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Wednesday, January 13, 2010
  DVD Review: Taking Woodstock

Taking Woodstock is a movie I should probably hate, or, at the very least, be bored silly by. It’s a warmly-remembered, based-on-a-true-story movie about the story behind the legendary music festival (I’m too young to get all warm and fuzzy when I think about “the ‘60s” as a time in American cultural history, and I find the majority of music from the period to be an agonizing bore), and it stars comedian and former Daily Show contributor Demetri Martin, who I really don’t like at all. But it’s delightful. It’s funny, warm, sweet, and Martin does a surprisingly good job carrying the whole thing. I blame Ang Lee.

Ang Lee, it would seem, doesn’t make bad movies. I haven’t seen all of his movies, but the ones I’ve seen (the worst is probably his 2003 version of Marvel’s Hulk, and I actually think that movie’s a lot better than people give it credit for) have all been good-to-excellent. I couldn’t have been more skeptical about Taking Woodstock going in, and I couldn’t have been more pleasantly surprised coming out of it. (Well, that’s probably not true. If someone had turned into a robot or a wizard that probably would have been pretty badass.) So believe me when I say that knowledge of/interest in the ‘60s and Woodstock is not a prerequisite to enjoying this film (though I’m sure you’ll get more out of it if you are into that stuff).

Taking Woodstock is based on the autobiography of Elliot Tiber (whose name was switched to Teichberg for the movie), who helped organize the Woodstock festival as a young man helping his parents run a small (evidently decrepit) motel in upstate New York after a neighboring town pulls the plug on the hippie concert.

Maybe it’s just my own lack of interest in the mythology of Woodstock, but the fact that Lee never really shows us the concert is really charming; if you’re looking for a semi-concert film, just check out the 1970 documentary. The story if Taking Woodstock is Elliot’s story, and Lee and writer James Schamus wisely never lose sight of that fact. Also excellent are the supporting cast, which includes Eugene Levy as Max Yasgur, the man on whose property the festival would eventually take place, Emile Hirsch as a Vietnam veteran trying to get his mind sorted out after all the crazy things he saw “over there,” and Liev Schreiber as a cross-dressing ex-marine who agrees to help Elliot and his family with security. But Imelda Staunton and Henry Goodman steal the show (realizing both were actually British after the fact was a trip) as Elliot’s parents. They manage to be both frustrating and lovable, as real parents are, and both characters get nice little arcs alongside Demetri Martin’s Elliot.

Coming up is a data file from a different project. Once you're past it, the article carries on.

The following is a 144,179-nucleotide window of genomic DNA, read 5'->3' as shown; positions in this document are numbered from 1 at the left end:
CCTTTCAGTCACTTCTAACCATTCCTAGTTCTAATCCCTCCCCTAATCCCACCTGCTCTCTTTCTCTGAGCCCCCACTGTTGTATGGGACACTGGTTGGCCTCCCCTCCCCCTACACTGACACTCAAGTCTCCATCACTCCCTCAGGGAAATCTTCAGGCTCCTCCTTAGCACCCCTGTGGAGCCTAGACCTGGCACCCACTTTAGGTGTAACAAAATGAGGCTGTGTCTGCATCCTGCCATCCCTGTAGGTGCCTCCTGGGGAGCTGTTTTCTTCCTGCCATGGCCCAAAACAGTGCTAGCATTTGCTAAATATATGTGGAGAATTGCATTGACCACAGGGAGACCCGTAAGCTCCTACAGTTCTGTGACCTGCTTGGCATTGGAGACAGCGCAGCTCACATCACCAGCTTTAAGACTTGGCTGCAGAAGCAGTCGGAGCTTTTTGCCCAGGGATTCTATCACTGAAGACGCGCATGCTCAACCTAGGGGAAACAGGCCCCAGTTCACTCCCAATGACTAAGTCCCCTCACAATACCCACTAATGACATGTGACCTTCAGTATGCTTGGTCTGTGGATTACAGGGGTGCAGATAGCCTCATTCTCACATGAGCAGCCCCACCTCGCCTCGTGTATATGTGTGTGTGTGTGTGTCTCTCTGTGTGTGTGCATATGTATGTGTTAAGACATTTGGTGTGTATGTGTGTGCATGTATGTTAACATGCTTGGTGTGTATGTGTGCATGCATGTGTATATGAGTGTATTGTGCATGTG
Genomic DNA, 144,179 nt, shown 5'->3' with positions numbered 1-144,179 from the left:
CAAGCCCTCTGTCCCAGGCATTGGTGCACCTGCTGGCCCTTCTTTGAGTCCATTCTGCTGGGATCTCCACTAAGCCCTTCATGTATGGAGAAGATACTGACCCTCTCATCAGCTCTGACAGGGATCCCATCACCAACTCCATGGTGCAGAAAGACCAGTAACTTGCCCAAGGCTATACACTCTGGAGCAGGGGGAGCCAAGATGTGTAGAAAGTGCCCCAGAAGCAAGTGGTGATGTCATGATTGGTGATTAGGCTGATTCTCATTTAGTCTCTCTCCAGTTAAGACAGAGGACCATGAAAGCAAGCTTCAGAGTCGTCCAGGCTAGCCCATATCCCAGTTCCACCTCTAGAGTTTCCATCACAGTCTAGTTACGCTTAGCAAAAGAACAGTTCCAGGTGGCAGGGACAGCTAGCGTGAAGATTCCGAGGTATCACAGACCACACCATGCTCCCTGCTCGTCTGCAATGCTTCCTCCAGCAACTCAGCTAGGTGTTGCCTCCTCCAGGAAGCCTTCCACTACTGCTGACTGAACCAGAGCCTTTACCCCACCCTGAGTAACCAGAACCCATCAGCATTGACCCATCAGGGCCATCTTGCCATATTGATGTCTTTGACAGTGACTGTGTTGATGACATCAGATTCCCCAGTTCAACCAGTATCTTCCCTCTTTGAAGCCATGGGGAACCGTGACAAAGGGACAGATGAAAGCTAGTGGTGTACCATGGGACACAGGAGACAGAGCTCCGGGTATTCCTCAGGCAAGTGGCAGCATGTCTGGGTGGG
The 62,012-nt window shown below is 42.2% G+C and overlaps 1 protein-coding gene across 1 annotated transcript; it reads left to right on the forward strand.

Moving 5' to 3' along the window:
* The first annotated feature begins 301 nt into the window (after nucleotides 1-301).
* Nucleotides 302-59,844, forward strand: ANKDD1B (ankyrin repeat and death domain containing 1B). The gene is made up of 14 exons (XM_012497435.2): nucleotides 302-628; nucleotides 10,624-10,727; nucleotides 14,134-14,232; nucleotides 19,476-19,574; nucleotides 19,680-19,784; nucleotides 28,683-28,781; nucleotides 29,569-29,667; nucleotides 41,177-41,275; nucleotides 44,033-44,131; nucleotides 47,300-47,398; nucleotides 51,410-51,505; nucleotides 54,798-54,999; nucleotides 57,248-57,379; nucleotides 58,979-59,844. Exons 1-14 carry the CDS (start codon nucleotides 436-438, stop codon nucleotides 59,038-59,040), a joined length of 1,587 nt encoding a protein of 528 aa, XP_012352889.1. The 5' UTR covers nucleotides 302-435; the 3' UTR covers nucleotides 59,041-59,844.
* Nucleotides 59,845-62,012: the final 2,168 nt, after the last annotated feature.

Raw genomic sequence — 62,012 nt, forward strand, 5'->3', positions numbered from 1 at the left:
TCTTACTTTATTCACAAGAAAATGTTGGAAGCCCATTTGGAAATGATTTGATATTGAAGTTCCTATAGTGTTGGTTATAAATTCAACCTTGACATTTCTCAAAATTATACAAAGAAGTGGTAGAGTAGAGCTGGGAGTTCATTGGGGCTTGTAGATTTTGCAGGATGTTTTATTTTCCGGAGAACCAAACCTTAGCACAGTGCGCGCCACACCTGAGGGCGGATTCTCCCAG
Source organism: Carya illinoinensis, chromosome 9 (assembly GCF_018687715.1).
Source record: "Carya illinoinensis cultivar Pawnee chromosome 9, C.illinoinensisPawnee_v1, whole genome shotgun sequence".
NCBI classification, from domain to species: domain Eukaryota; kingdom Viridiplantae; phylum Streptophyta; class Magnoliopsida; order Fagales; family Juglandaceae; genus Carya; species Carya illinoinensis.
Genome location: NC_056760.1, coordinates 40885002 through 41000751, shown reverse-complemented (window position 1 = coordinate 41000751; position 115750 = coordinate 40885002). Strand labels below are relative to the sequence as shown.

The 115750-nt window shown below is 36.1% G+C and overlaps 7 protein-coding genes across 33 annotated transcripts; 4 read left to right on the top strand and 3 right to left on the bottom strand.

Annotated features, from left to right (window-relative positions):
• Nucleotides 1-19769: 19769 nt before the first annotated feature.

Speaking of Martin, I need to mention how good he is if for nothing other than I couldn’t believe he was the same guy who’s Comedy Central show, Important Things, has nearly paralyzed me with rage on more than one occasion. He’s not the second coming of De Niro or Pacino, but for a first-time actor (especially one who’s in virtually every scene in the film), he’s great. He’s funny and sweet and warm when he needs to be, and his performance gives Elliot a trace of sadness with a subtlety I wasn’t expecting.

The only part of Taking Woodstock that really didn’t work for me at all was the acid trip sequence late in the film. It’s exactly what I was afraid this movie would be; indulgent and overly nostalgic for the ‘60s, as well as way too long (it runs a couple of minutes). All things considered, it’s a pretty minor gripe, but I really would have enjoyed the movie more if it hadn’t been there. Also, the final scene in the film does an annoying “nudge-nudge/wink-wink” thing to the audience that I particularly hate in movies like this; I don’t want to spoil anything, but it plays on our understanding of events that took place after Woodstock. For a movie that’s as wonderfully subtle and understated in its commentary on the ‘60s and what they meant to American culture, it’s a weirdly heavy-handed touch.

All told, Taking Woodstock is a very good movie. It managed to hold my interest despite my (admittedly low) expectations, and its characters and story are warm and quirky without being too precious. Whether you’re a devoted fan of all things ‘60s or an outsider like myself, Taking Woodstock is a delightful little movie.



The Taking Woodstock DVD has a solid assortment of extras, led by a commentary track from Ang Lee and longtime producer/writing partner James Schamus. The pair, clearly old buddies, have a nice, playful dynamic together, and while there’s nothing particularly mind-blowing, the commentary is never boring.

There’s also a collection of deleted and extended scenes, and a nice featurette on the production of the movie. The latter doesn’t run long enough to overstay its welcome, and it covers just about everything from film’s inception (someone randomly gave Lee a copy of Tiber’s book while the director was promoting his previous film overseas) to the writing and casting and production.

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